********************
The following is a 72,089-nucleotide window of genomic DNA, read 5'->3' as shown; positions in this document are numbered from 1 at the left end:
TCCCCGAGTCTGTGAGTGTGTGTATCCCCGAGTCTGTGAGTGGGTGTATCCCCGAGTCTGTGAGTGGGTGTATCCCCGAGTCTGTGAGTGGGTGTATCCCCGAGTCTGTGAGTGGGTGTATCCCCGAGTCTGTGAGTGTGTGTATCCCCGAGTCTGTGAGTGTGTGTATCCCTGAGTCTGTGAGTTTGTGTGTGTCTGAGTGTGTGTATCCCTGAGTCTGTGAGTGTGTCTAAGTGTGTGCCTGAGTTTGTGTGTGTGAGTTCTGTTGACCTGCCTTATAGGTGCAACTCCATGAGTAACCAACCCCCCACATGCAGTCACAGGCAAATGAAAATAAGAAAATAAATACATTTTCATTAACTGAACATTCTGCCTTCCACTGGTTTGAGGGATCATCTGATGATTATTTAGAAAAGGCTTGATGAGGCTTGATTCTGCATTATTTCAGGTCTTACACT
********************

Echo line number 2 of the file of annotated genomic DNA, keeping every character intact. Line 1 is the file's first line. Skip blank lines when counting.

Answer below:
TCCCCGAGTCTGTGAGTGTGTGTATCCCCGAGTCTGTGAGTGGGTGTATCCCCGAGTCTGTGAGTGGGTGTATCCCCGAGTCTGTGAGTGGGTGTATCCCCGAGTCTGTGAGTGGGTGTATCCCCGAGTCTGTGAGTGTGTGTATCCCCGAGTCTGTGAGTGTGTGTATCCCTGAGTCTGTGAGTTTGTGTGTGTCTGAGTGTGTGTATCCCTGAGTCTGTGAGTGTGTCTAAGTGTGTGCCTGAGTTTGTGTGTGTGAGTTCTGTTGACCTGCCTTATAGGTGCAACTCCATGAGTAACCAACCCCCCACATGCAGTCACAGGCAAATGAAAATAAGAAAATAAATACATTTTCATTAACTGAACATTCTGCCTTCCACTGGTTTGAGGGATCATCTGATGATTATTTAGAAAAGGCTTGATGAGGCTTGATTCTGCATTATTTCAGGTCTTACACT